The Student Room Group

Modelling the state – is it time for the OBR to have control over fiscal policy?

For the majority of the early 21st century, the Bank of England has had control over the direction of monetary policy within the UK. Throughout this period few have dared challenge the ‘status quo’, therefore is now the time to consider major reform?

Included below is a list of policies which would have a profound impact on the existing system of governance:

1. Introduce the Fiscal Responsibility Act of 2024 to enshrine most of the measures below.

2. Abolish the positions of all treasury team ministers, including the Chancellor of the Exchequer, and appoint the head of the OBR, namely Richard Hughes to the position of ‘Chief Economist’.

3. Change the format of ‘budget’ statements into televised broadcasts whereby Richard Hughes, chairman of the OBR, will present their budget and spending reviews in line with the government of the days ‘mandate’ on spending as a percentage of GDP, debt as a percentage of GDP, yearly deficit/surplus targets as a percentage of GDP and a blended percentage in terms of the balance between spending increases/decreases and tax increases/decrease i.e. 45% focus on spending increases and a 55% focus on tax reductions.

4. Rename the ‘residency’ of the Chancellor of the Exchequer to the ‘residency of the Chief Economist’ whereby the head of the OBR will reside.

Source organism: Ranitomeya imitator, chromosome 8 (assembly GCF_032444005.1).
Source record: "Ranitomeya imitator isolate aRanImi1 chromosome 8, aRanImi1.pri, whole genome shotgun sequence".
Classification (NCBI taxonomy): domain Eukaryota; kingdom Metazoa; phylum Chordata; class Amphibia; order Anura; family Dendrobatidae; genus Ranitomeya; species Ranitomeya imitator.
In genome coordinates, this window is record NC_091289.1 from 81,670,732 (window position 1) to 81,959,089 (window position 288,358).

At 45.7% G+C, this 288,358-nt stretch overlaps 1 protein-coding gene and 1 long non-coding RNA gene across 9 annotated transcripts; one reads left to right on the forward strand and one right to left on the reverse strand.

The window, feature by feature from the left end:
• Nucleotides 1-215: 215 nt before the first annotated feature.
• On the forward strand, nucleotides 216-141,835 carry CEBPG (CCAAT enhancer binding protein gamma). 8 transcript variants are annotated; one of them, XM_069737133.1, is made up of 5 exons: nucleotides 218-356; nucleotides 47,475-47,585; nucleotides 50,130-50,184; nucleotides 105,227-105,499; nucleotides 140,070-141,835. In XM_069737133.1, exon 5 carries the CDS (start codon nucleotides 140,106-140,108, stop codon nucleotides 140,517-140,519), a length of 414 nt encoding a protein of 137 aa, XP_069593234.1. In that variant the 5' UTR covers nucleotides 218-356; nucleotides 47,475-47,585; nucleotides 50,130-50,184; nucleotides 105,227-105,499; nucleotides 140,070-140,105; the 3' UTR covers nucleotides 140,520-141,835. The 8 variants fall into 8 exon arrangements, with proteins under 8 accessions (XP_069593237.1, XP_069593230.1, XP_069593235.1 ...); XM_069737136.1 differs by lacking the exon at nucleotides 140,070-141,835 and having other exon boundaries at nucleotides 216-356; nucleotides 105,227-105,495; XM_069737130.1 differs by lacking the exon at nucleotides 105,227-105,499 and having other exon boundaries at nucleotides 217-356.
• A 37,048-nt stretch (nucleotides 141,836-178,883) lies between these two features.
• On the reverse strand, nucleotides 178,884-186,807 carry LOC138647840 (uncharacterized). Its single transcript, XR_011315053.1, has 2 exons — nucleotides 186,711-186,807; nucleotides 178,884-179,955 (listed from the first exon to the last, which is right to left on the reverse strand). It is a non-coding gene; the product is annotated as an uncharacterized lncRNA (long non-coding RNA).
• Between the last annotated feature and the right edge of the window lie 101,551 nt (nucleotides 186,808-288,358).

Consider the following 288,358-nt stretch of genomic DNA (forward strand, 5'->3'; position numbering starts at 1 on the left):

5. Introduce a mandatory requirement for the UK main opposition to submit their proposals to the OBR for a balanced assessment of opposition vs government proposals on the key indicators contained above.

6. Introduce a ‘new position’ of Secretary of State for the OBR (& shadow), appointed by the party leaders to answer questions on behalf of the OBR chair after a budget/financial statement.

7. Introduce a ‘confidence’ vote in the head of the OBR by parliament after a period of 5 years, or at the start of a new parliament.

8. Introduce a ‘fiscal exemption lock’ whereby during times of national crises, the Prime Minister will be able to restore for a period of up to 12 months (or longer in exceptional circumstances), a treasury team if economic growth is below 0% for 8 successive terms in 2 year and/or a time of national emergency.

9. Individual policy measures, such as specifical departmental increases/decreases, tax and/or tax relief increases/decreases will be dealt with by the individual departments with the OBR allocating budgets based on the government of the days priorities.

10. Introduce a department for ‘Taxation’ with the title Secretary of State for Taxation to specifically deal with tax increases/decreases and/or new taxes based on spending allocations by the OBR.

11. Delegate the task of setting inflation targets to the OBR, based on the government of the days ‘mandate’ on properties with the OBR providing the government with a target estimate rates based on the blend of proposed spending/taxation measures.

12. Merge the Bank of England and the OBR into one independent institution.

13. Rename the ‘residency’ of the Chancellor of the Exchequer to the ‘residency of the Chief Economist’ whereby the head of the OBR will reside.

14. Amend the Constitutional Reform Act of 2005 to establish an ‘economic’ division within the Supreme Court with the Court being able to ‘override’ any measures which the OBR does not feel are consistent with the government of the days legal ‘mandate’.
(edited 1 month ago)
Original post by EmilyJade24